This unit highlights the the aims of teaching and the set out principles to follow. It looks at the syllabus as a collective teaching tool and teacher's own tools like designing a scheme of work. This is a very relevant stage in your teaching career to bare in mind


The Aims of Teaching

The main aims of teaching are to induce students to learn.

• Teaching is to inform and explain to your students any new knowledge they are expected to know in your subject area.

• Teaching aims at stimulating, directing and guiding students.

• Teaching aims at identifying learning problems.

• Teaching involves sharing experiences between the teacher and the learner.

• Teaching brings about a desirable change in the behaviour of the learner.

• Teaching makes the teacher to be interested in the development of his pupil.

• One aim of teaching is to bring the students together for better interaction. In the process of teaching, students mix
freely together and understand one another’s behaviour.

• Another aim of teaching is to have good interaction with the people in the community where the school is cited.

• Teaching is a deliberate and planned activity which is goal-oriented, meaningful and functional.

• Teaching helps to identify what to learn through the use of syllabus and the scheme of work drawn.

The Syllabus

A syllabus is a broad outline of the work planned to be done in the course of a year with each class in each subject. This course work may either be constructed by the school or imposed by some external examining bodies.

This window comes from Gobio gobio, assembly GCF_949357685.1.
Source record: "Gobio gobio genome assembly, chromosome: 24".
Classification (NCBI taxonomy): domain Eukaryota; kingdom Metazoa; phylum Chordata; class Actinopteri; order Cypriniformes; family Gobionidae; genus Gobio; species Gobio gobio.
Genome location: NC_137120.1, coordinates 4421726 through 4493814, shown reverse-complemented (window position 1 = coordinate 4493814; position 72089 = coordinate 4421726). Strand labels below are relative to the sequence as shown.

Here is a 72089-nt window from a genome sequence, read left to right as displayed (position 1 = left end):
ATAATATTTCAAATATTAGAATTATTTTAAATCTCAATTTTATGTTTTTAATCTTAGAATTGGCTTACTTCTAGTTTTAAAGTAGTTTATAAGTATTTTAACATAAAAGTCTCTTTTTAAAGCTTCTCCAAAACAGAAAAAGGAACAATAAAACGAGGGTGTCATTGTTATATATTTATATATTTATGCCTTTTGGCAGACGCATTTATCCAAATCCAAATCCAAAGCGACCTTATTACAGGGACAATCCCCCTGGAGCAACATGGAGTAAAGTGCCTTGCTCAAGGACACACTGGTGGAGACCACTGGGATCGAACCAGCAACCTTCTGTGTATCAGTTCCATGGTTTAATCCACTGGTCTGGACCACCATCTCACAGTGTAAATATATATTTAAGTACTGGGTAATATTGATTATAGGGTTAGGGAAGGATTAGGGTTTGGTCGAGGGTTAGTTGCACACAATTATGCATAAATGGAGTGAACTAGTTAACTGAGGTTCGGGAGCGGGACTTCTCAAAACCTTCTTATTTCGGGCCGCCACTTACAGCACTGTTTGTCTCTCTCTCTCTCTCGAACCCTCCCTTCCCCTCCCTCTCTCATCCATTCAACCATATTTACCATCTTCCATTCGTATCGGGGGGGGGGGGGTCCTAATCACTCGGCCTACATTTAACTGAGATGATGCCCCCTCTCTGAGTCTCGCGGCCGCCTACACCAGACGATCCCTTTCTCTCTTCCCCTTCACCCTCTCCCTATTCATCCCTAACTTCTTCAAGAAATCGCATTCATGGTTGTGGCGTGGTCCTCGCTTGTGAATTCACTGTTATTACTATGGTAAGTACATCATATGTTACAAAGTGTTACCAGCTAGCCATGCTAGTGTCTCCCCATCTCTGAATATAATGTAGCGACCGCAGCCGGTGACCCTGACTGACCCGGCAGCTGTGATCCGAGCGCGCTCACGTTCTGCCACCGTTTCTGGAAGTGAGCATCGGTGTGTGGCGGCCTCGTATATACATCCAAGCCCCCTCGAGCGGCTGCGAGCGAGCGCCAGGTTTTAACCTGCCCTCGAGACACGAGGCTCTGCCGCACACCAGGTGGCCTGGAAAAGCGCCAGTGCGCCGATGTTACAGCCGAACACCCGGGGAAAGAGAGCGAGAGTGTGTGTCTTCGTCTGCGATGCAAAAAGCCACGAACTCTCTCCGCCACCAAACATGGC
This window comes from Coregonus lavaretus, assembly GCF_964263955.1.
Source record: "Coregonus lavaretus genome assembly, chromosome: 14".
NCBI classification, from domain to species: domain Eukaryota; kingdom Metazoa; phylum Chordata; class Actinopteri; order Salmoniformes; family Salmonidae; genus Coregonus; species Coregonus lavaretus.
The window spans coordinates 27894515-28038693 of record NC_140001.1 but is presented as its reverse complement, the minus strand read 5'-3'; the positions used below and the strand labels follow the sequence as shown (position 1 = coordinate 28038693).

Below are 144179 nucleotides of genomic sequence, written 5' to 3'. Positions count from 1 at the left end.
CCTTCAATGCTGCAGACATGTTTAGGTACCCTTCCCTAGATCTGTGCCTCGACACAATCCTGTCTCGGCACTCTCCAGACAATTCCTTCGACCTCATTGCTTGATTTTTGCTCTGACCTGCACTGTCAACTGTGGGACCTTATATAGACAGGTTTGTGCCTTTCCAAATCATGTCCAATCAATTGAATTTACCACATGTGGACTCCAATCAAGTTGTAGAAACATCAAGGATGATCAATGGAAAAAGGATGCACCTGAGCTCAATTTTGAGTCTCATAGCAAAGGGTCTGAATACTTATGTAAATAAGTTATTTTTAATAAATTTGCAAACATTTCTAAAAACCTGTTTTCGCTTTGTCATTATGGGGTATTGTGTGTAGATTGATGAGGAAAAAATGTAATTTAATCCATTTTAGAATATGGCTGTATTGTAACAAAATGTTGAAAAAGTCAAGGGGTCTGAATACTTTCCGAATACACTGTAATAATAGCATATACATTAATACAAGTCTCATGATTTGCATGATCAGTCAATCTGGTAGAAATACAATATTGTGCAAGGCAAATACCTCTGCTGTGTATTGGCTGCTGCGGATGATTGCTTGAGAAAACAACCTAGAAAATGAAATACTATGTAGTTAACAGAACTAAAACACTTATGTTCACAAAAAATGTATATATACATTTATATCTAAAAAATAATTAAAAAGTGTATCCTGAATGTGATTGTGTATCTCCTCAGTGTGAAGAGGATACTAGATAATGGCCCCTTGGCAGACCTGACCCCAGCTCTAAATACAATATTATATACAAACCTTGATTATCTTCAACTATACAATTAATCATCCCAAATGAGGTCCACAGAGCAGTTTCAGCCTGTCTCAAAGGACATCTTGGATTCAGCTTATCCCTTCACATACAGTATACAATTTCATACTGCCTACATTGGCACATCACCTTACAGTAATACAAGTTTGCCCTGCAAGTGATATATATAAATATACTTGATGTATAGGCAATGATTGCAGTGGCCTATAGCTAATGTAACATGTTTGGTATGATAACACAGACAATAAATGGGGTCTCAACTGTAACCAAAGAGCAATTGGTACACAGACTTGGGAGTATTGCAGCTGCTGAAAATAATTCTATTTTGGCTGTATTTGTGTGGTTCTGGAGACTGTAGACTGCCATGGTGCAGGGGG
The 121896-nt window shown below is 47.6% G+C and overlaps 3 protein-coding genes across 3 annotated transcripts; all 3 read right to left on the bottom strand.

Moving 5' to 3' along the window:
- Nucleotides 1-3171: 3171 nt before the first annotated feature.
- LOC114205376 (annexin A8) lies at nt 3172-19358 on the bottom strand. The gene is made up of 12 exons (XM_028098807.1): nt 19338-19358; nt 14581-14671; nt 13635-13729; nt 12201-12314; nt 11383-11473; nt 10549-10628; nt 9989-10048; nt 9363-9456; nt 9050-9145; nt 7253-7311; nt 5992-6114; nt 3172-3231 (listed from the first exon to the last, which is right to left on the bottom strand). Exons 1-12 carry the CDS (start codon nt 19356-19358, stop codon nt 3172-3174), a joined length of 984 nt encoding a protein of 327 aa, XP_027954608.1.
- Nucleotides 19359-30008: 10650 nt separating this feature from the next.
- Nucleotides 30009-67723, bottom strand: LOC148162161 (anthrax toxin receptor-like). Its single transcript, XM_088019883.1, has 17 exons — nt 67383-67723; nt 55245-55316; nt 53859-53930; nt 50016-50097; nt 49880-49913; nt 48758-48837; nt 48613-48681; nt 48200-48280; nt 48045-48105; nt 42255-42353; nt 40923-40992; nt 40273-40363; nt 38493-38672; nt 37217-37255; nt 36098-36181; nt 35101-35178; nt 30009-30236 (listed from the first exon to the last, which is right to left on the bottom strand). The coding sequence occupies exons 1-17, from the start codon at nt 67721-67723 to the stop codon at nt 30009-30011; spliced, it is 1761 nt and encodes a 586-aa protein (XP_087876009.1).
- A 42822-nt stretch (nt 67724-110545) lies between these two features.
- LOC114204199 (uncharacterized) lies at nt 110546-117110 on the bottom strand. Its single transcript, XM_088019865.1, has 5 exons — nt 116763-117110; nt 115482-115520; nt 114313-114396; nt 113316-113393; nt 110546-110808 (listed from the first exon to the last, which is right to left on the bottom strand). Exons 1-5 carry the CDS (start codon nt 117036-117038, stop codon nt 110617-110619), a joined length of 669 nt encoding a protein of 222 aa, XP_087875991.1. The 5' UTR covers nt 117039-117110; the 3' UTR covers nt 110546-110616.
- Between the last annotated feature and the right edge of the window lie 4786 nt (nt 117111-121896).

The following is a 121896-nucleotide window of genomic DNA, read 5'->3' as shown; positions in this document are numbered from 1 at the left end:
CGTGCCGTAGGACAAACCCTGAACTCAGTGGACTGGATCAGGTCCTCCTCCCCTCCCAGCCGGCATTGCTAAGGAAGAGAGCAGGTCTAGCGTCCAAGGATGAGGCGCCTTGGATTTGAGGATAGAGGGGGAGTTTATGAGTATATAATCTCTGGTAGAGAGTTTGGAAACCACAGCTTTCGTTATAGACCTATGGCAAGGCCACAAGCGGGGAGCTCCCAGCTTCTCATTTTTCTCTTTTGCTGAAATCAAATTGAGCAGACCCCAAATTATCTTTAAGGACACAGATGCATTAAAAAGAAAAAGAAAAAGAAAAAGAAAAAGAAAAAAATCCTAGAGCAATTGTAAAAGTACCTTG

Syllabus is usually presented as a list of topics to be covered within a given period.

Rules Governing A Good Syllabus

• Aim – Work Planned should have an aim

• Relevant – Work planned should be relevant to the needs of the students and the society which they serve

• Work Load – It should contain a manageable amount of work, not over-loaded.

• Time -Work load should be capable of being completed within the time allotted

• Suitability – Work planned should be suitable for the age group and the stage of development for which the syllabus is intended.

• Previous Knowledge – It should take into account students’ previous knowledge or skills

• Correlation – it should be integrated or linked with other subjects in the school curriculum.

The Scheme of Work

The scheme of work is the breaking down of topics in the syllabus into series of lessons. Scheme of work in any subject is a clear and orderly statement of the work the teacher proposes to do in a given period.

The work is for a year and it is divided into weeks and/or terms. Weekly scheme serves as a good guide to the teacher

Scheme of work should contain the following:

• Term and Week

• Topic of Study

• Class Activities

• Teaching Aids

• Correlation with other subjects (related subjects)

scheme of work

scheme of work2

scheme of work 3

The Advantages of Using a Scheme of Work

• A scheme of Work makes a careful and logical arrangement of work to be done.

• It encourages course work to be covered within a stipulated period of time.

• In case of emergency, it allows for a substitute teacher to stand in for the regular/substantive teacher without much problem.
• It is a good instrument to evaluate the coverage of the syllabus.


Aims of teaching reveal the purposes or intentions that teaching is meant to accomplish. To be able to achieve the aims of teaching one must have a good knowledge of what the syllabus and the scheme of work entail. If the subject matter to be taught is not carefully drawn out in the syllabus and well spread out in the scheme of work, the aims of teaching may be defeated.

Source: School of Education, National Open University of Nigeria



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